Their most recent effort is a book, Worldchanging: A Users Guide for the 21st Century. It acts more like a reference book, not something you would read cover to cover. But you can flip through it and find all kinds of new ideas and heartening developments. It is broken up into sections that pertain to huge areas that need to be radically reworked, like the business world, cities, and, yes, politics. The politics they talk  about is more people-powered and less about inside legislation. And it also has a very global viewpoint, as do the solutions throughout the book. But it is well worth reading for those in DC and state government and politics. This is particularly true for those who want to focus on solutions that deal with  our myriad environmental challenges, like climate change.

It’s a heartening book, one that hopefully will  inspire other similar efforts.  A good gift for the holidays…

Peter Leyden

Government Doesn’t have to Lead, but Align

The Wall Street Journal had a nice story today about the shift in mindset in the Venture Capital sector from investing in startup companies dealing wit the Internet to those dealing with clean energy. It came in the form of an interview with two top Kleiner Perkins partners, the legendary John Doerr, and Ray Lane.

What’s interesting from the political perspective is that it shows that many actors in the private sector and the world outside of politics already are moving headlong towards 21st century solutions to our problems. Like the smart money of Silicon Valley.

Smart progressive government needs to help catalyze those efforts and align them. It needs to draw them together, and highlight the best of them, building popular consensus around a clear way forward. Government also needs to fill in the gaps, stimulate efforts and solutions where none exist now.

What we don’t need is some one candidate to step forth with all the answers. That can’t happen, and waiting for it paralyzes our politics and government. Washington and old style politics in general is so caught up in commander-in-chief mode. Look to the president for all the answers. Wait for the guy at the apex of the hierarchy to give orders. That is so 20th century. The future is all about enabling and coordinating many, many actors.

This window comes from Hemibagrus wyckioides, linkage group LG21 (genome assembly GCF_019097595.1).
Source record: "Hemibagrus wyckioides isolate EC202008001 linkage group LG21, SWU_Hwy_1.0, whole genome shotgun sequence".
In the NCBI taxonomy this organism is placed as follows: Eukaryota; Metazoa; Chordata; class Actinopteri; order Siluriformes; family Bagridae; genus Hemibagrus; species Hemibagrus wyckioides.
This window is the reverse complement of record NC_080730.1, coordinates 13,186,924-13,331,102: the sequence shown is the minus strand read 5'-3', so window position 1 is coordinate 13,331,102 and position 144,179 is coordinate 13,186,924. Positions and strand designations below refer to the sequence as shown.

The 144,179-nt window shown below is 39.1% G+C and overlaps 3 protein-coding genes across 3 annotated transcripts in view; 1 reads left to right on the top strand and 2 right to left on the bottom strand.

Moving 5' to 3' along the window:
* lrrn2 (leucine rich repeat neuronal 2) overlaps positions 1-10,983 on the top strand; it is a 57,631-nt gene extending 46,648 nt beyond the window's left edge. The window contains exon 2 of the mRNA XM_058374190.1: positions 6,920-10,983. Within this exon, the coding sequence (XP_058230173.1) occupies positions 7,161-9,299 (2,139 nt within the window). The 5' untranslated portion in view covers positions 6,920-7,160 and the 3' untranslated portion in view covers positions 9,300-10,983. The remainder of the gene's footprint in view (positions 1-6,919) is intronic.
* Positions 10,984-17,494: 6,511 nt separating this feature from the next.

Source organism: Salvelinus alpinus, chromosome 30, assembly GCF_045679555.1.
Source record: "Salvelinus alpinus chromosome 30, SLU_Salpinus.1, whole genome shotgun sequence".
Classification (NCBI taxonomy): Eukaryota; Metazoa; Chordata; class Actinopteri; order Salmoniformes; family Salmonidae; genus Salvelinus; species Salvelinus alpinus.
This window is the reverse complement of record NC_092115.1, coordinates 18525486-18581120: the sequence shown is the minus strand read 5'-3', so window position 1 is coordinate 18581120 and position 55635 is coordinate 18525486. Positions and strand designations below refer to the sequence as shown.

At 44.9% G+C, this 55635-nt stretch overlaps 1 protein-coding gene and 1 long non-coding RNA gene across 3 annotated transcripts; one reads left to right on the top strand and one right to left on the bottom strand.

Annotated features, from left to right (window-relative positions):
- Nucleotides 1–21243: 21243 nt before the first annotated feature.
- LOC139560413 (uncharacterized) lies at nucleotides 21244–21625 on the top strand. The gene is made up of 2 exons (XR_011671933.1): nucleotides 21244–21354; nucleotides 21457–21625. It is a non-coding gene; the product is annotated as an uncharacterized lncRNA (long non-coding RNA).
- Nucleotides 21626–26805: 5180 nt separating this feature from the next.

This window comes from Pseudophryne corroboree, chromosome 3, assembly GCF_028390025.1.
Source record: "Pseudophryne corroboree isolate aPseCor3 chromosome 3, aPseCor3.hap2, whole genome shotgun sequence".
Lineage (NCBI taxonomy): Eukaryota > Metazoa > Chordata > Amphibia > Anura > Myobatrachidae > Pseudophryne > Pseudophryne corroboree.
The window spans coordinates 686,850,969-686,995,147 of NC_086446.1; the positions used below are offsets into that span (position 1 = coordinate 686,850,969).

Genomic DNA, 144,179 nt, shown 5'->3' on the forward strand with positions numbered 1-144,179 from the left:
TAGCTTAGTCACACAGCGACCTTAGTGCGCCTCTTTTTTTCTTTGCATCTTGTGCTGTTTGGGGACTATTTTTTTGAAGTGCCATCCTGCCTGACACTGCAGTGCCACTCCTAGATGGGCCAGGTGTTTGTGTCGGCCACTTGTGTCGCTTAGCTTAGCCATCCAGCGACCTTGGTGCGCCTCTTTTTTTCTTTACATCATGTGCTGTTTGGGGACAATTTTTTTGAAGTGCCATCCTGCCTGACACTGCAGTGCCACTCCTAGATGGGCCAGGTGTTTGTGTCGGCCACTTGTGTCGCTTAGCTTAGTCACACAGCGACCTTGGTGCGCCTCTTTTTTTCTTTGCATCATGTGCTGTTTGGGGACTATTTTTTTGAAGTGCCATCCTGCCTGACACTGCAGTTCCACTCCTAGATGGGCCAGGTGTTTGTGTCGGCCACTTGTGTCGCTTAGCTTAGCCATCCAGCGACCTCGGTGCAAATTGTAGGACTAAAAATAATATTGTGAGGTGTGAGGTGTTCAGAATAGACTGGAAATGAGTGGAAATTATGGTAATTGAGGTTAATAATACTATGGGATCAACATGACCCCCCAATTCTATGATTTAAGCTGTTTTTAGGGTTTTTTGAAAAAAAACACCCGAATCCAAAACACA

Anyhow, back to  the WSJ story, which you can read in full here (they generously opened up the link to those without an online subscription). Here is a choice section to pull you in:

WSJ: Why is there so much interest in clean tech now?

Mr. Lane: We have always said that we do well by focusing on sectors, not companies. So when we saw changes happening in the semiconductor and microprocessor industry, and when we saw changes happening around the Internet, [we knew] these were major sectoral changes that occurred that would essentially displace the economics that were in place at the time.

The Internet is an example. Billions were made, billions were lost. You take that cataclysmic change that occurred over the last 10 years and you say, 'This looks like it could occur in energy.' Now we are dealing not with a sector of billions, but we're dealing with a sector of trillions. The venture business does well if it gets involved early because we're willing to take the risk.

It's a natural thing for Silicon Valley. We like very large markets. It doesn't make sense to go into small markets. It is huge sectoral change in one of the biggest industries on Earth, if not the biggest, and then it's being driven by technology, hot technology change.

Does this look to be bigger than the Internet or as big?

Mr. Lane: This is bigger than the Internet, I think by an order of magnitude. Maybe two.

If you thought the 1990s was a ride, hold on for this one….

Peter Leyden

First Draft of a National Health Care Plan – In California

This falls in the theme I have put out here before about California being the incubator of a progressive future. The State Senate’s top Democrat, and probably the second most powerful elected official in the state, announced a comprehensive plan to make sure all workers in the state have health insurance in the next few years. That’s 6.6 million uninsured, at an annual cost of about $7 billion.

Republican Governor Arnold Schwarzenegger said it was “fantastic” that the majority Democrats that control both legislative houses wanted to join him in overhauling health care. He’s been devising his own plan to really take the problem on first thing in the next session.

So now you have the progressive Democrats who control both houses putting concrete, comprehensive proposals on modernizing health care to the front of the debate. And you have the lone powerful Republican in the state, Arnold, trying to outdo them. I have argued elsewhere that Arnold can best be seen as a new kind of Republican that we have not seen for a long time, a progressive Republican. He’s making the early moves of what a progressive Republican will look like in the 21st century.